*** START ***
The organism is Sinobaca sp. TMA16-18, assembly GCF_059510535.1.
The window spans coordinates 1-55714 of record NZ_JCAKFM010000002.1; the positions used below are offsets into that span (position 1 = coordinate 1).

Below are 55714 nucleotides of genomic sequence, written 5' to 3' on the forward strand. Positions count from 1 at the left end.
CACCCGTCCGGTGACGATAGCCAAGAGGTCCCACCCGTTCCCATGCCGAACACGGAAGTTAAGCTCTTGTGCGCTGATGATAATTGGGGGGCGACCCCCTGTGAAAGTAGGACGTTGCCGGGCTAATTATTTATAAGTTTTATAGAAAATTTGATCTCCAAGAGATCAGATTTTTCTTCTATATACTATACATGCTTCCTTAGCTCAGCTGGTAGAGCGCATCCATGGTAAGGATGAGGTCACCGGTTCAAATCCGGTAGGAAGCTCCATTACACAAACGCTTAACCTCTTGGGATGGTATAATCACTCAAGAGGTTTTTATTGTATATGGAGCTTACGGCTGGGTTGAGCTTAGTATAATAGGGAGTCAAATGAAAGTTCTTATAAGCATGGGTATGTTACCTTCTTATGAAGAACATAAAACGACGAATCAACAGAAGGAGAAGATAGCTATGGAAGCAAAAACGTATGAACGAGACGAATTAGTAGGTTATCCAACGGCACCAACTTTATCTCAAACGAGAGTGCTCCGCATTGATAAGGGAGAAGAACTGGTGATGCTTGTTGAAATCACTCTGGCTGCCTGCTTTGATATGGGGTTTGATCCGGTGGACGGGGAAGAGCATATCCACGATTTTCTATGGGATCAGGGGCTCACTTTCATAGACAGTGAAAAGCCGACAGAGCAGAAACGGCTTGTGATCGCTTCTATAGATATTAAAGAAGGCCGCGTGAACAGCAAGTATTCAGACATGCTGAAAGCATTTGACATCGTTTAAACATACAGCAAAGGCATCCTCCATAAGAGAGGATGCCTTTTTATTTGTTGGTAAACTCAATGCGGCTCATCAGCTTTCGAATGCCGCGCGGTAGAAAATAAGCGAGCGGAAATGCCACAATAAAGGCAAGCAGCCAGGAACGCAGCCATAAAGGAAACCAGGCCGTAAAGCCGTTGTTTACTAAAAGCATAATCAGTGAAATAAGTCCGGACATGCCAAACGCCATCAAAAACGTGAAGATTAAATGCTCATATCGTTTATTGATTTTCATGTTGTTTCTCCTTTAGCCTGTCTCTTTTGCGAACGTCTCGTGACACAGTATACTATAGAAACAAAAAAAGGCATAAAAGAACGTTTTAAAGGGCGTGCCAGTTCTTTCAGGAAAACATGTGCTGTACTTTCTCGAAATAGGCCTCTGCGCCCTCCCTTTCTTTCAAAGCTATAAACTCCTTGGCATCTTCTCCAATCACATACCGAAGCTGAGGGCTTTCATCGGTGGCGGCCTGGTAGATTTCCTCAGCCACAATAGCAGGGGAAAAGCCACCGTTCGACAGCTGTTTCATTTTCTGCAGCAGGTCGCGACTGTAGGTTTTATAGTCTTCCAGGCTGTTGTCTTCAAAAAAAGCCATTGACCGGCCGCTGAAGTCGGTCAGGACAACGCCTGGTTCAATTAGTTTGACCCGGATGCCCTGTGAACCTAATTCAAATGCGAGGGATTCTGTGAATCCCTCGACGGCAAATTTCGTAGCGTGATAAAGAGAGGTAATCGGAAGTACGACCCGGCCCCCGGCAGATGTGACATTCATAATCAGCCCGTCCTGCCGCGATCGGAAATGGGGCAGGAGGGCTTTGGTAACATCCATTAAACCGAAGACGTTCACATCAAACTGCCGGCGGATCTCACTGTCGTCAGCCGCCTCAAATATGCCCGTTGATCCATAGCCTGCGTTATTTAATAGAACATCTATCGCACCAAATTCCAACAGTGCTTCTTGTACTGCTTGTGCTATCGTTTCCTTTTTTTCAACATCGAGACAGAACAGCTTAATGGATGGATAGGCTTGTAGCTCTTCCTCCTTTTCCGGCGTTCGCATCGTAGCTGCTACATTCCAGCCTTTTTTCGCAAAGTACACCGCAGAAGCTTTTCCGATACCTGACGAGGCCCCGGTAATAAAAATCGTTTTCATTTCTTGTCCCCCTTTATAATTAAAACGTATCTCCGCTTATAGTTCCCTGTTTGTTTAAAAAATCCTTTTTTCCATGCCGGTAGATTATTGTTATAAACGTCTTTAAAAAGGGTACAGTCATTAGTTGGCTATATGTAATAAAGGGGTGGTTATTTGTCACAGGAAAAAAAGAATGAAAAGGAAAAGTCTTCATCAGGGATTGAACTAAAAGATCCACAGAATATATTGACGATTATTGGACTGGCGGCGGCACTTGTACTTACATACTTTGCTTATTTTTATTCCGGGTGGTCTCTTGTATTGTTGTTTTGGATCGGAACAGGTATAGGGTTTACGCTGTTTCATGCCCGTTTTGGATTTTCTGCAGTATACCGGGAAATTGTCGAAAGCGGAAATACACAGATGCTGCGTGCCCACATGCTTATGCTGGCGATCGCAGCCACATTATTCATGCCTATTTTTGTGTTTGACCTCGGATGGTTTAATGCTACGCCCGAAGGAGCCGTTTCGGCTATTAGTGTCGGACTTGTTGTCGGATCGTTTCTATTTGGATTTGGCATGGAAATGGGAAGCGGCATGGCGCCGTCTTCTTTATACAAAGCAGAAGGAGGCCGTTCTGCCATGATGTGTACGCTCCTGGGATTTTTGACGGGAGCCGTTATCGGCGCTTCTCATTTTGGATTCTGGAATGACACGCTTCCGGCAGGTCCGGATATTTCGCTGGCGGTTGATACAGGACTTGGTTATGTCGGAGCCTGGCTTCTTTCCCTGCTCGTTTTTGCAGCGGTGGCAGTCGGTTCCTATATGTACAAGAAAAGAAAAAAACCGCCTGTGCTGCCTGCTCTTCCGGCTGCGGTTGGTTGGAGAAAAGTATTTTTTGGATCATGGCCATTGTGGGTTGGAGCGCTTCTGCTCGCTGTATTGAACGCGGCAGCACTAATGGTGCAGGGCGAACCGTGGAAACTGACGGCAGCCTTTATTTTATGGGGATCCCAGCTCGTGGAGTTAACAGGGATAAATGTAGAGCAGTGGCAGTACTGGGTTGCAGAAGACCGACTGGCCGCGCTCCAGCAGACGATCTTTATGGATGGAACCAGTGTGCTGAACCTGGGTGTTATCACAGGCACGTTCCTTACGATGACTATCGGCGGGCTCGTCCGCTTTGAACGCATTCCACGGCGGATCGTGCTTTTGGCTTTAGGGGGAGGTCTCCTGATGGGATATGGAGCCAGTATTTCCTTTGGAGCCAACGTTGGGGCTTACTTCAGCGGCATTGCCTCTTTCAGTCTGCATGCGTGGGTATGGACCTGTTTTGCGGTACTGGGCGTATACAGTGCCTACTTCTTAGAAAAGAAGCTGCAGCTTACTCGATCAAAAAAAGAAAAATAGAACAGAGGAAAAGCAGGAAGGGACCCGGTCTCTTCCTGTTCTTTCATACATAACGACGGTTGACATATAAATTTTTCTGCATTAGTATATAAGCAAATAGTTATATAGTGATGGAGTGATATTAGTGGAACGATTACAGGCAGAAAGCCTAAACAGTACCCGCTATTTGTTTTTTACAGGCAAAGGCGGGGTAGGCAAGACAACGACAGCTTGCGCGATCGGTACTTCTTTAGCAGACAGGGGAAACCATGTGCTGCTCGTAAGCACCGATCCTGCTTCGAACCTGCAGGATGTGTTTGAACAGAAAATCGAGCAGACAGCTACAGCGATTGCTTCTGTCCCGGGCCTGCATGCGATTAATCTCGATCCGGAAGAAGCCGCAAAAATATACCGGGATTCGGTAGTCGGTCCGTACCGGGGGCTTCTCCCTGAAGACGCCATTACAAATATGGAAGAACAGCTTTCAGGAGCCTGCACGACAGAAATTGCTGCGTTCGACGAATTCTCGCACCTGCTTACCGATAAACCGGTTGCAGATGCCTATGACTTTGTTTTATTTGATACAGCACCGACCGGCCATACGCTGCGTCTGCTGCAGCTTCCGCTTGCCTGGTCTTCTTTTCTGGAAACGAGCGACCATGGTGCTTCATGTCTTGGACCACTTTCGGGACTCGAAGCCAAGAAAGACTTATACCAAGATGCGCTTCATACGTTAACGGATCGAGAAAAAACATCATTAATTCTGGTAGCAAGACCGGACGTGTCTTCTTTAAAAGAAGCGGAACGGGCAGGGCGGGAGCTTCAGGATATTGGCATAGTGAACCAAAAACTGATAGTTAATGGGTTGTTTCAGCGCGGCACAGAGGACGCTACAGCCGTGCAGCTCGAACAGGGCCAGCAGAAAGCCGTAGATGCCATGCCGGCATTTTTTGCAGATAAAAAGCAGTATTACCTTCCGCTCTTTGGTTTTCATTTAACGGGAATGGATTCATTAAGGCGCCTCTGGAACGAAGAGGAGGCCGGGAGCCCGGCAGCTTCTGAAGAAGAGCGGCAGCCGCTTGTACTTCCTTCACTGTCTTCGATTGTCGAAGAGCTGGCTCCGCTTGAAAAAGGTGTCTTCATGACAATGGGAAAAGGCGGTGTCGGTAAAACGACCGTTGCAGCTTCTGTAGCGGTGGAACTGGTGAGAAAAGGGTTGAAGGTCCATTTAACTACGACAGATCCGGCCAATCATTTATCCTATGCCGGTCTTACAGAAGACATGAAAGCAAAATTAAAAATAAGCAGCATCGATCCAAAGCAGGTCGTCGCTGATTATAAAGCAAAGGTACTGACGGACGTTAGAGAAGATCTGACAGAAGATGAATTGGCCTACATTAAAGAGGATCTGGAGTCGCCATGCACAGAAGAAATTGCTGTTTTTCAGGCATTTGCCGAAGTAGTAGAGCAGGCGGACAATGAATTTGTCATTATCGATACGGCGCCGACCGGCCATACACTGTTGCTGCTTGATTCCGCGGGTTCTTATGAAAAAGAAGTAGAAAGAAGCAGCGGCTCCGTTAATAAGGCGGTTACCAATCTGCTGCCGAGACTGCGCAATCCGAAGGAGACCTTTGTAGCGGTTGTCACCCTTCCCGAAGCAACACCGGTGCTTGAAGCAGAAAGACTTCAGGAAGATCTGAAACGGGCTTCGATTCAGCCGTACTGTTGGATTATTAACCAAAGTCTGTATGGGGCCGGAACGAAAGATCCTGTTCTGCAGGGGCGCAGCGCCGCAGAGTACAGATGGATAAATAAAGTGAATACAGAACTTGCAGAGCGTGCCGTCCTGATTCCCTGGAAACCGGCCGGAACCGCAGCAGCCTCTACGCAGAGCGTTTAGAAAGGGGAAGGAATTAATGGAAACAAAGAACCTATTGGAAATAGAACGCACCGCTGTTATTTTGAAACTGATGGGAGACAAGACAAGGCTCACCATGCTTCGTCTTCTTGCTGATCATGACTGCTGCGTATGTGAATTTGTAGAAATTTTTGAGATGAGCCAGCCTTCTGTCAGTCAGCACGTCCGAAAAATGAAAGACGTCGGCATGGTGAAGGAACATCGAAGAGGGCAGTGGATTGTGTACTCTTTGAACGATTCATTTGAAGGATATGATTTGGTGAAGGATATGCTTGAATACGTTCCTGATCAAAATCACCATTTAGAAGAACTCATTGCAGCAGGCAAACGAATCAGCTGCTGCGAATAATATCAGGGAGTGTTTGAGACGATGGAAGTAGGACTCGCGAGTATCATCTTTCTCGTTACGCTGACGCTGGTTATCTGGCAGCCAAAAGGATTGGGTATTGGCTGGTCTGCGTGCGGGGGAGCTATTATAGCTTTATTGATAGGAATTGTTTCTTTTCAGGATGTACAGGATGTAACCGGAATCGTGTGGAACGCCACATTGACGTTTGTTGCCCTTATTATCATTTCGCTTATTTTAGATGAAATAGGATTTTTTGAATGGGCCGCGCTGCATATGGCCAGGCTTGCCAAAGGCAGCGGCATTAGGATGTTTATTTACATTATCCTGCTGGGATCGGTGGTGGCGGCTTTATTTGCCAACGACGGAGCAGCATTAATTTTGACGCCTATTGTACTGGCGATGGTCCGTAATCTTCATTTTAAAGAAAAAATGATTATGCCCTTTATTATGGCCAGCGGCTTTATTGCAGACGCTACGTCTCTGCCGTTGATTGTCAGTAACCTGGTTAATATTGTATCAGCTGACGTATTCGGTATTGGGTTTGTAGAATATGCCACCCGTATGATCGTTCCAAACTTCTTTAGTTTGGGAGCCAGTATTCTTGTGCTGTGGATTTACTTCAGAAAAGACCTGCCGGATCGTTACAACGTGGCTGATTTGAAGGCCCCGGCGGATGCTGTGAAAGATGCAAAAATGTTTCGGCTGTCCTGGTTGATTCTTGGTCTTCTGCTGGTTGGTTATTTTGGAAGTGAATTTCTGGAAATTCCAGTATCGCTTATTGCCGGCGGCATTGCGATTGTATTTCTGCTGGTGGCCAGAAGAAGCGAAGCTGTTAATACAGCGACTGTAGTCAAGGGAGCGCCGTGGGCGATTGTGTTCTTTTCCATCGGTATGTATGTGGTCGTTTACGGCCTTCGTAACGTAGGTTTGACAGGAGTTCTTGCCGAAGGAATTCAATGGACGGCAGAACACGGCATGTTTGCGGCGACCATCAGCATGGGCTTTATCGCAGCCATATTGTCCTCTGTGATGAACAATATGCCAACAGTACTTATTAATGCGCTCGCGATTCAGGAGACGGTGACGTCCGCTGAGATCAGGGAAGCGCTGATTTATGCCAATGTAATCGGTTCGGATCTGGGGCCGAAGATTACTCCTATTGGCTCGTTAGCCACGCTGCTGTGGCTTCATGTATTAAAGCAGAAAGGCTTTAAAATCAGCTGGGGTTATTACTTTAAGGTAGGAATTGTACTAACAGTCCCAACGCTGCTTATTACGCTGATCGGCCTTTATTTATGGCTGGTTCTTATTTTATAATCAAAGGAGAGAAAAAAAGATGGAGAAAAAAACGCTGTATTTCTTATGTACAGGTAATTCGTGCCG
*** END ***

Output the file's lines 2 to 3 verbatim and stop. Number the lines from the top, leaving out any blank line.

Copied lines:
The window spans coordinates 1-55714 of record NZ_JCAKFM010000002.1; the positions used below are offsets into that span (position 1 = coordinate 1).

Below are 55714 nucleotides of genomic sequence, written 5' to 3' on the forward strand. Positions count from 1 at the left end.